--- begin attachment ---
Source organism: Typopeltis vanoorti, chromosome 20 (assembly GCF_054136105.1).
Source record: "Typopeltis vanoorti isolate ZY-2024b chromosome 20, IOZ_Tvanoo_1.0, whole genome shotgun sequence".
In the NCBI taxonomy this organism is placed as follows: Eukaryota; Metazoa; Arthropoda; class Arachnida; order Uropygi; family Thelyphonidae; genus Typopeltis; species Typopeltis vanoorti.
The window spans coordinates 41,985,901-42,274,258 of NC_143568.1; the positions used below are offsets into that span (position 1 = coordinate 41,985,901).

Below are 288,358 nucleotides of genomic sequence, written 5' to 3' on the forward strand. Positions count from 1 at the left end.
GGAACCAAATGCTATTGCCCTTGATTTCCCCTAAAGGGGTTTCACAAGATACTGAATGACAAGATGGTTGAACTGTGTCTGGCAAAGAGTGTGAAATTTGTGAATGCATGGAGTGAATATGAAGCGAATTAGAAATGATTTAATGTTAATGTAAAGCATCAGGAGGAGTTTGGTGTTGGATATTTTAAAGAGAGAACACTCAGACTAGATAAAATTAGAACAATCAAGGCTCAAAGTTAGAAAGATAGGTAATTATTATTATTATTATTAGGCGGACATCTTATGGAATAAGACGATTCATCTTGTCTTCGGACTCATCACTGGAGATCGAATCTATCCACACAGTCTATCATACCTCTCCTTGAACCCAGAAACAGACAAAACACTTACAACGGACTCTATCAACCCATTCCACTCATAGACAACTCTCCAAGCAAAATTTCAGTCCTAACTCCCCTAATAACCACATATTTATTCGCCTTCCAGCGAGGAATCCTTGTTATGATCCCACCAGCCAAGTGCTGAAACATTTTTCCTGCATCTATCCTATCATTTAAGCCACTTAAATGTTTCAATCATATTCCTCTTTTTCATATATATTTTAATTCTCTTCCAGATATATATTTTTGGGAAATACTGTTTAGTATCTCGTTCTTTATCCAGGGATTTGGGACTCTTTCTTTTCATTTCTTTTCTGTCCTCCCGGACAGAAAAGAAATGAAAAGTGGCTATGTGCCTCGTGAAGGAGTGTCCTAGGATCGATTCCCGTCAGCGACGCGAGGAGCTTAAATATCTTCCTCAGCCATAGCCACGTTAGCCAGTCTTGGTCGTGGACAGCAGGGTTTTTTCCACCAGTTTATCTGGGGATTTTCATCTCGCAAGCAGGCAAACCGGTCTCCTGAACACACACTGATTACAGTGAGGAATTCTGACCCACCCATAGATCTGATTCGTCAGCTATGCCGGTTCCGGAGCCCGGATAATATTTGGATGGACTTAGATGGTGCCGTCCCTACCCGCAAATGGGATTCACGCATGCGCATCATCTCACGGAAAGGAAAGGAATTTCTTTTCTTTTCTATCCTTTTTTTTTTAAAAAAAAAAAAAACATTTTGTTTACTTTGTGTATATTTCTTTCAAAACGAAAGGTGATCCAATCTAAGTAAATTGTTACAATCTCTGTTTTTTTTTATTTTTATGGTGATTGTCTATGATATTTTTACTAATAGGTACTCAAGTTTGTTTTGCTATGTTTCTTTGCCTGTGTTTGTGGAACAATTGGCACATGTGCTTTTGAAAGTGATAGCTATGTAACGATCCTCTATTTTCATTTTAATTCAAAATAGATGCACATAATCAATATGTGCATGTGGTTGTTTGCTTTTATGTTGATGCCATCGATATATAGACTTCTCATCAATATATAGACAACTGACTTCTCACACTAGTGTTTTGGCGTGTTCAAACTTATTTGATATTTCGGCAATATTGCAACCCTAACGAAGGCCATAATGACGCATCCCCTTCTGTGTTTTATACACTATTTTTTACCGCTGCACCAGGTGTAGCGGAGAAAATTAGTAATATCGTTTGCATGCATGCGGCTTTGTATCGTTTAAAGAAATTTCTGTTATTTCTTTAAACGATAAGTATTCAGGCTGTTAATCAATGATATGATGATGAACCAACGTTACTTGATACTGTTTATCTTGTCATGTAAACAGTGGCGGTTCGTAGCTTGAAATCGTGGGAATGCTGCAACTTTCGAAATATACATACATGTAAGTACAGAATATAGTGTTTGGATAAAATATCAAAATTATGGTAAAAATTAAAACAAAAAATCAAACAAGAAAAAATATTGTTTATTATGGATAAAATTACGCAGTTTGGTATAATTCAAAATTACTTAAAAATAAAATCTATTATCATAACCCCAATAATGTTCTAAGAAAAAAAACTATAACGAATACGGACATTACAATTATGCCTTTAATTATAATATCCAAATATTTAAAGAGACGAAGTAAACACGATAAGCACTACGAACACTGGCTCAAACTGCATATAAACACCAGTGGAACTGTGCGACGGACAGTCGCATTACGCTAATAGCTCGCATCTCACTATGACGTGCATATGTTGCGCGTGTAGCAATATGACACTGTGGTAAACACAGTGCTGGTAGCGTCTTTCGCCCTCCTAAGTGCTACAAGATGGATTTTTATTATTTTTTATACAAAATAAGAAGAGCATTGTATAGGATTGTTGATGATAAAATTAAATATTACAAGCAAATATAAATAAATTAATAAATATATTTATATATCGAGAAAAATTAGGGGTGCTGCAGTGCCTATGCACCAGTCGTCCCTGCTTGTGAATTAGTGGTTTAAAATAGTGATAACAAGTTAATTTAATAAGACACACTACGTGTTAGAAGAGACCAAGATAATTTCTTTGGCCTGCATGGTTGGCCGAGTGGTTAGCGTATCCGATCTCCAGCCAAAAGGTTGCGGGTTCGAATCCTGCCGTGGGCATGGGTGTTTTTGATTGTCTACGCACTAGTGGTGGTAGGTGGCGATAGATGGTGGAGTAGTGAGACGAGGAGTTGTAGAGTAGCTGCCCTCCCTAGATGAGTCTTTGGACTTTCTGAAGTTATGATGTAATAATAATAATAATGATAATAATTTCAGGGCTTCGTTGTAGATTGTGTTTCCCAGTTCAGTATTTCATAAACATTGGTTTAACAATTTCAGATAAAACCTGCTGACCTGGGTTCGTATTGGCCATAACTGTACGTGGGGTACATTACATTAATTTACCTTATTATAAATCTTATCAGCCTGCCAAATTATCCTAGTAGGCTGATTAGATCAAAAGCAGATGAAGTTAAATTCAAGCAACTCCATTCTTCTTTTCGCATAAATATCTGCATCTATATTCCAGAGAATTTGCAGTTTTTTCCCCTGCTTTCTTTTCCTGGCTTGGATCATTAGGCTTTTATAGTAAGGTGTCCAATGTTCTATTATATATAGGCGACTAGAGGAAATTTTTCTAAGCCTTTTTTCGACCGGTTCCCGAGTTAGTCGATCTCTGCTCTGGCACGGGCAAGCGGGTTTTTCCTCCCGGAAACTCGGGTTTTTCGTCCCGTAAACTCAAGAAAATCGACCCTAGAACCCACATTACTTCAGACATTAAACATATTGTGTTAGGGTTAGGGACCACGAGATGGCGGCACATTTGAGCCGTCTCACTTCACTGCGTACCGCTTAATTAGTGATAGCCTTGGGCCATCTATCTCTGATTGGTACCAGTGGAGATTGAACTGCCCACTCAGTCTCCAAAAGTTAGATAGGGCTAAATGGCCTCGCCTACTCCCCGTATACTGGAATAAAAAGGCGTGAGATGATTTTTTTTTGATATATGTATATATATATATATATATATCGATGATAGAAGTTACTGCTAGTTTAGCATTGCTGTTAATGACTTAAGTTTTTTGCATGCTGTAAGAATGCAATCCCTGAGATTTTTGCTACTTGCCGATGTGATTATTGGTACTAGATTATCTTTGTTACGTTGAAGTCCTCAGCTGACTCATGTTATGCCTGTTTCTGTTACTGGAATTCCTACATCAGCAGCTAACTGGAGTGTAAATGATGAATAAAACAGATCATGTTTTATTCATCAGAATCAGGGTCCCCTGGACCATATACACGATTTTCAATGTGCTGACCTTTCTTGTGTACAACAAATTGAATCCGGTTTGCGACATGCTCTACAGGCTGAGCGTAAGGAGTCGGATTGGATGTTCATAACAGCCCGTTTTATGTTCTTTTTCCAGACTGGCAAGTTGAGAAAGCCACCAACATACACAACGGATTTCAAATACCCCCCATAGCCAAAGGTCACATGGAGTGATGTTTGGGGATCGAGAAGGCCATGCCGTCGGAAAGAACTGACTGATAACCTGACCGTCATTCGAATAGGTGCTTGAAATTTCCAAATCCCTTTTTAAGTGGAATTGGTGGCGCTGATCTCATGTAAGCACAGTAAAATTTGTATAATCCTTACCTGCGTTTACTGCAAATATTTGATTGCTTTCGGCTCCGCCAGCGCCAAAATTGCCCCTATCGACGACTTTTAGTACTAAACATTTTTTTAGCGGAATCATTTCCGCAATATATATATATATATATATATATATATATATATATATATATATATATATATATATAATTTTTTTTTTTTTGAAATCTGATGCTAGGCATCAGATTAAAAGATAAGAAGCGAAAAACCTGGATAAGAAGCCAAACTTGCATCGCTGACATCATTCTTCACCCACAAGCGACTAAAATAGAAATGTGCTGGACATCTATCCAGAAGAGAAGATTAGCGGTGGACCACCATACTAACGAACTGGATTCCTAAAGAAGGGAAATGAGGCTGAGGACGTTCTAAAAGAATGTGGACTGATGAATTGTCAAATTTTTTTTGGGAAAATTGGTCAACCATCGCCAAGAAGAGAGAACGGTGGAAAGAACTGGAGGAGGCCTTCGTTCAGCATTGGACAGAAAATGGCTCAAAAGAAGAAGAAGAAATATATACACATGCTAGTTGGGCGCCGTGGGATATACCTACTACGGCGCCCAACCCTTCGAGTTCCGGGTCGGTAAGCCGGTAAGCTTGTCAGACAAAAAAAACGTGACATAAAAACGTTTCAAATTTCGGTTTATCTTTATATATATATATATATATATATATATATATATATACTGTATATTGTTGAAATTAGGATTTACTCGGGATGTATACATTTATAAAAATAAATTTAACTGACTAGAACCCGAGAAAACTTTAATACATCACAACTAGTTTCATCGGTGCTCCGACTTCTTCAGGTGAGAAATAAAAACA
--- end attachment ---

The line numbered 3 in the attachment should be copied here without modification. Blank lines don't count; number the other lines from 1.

In the NCBI taxonomy this organism is placed as follows: Eukaryota; Metazoa; Arthropoda; class Arachnida; order Uropygi; family Thelyphonidae; genus Typopeltis; species Typopeltis vanoorti.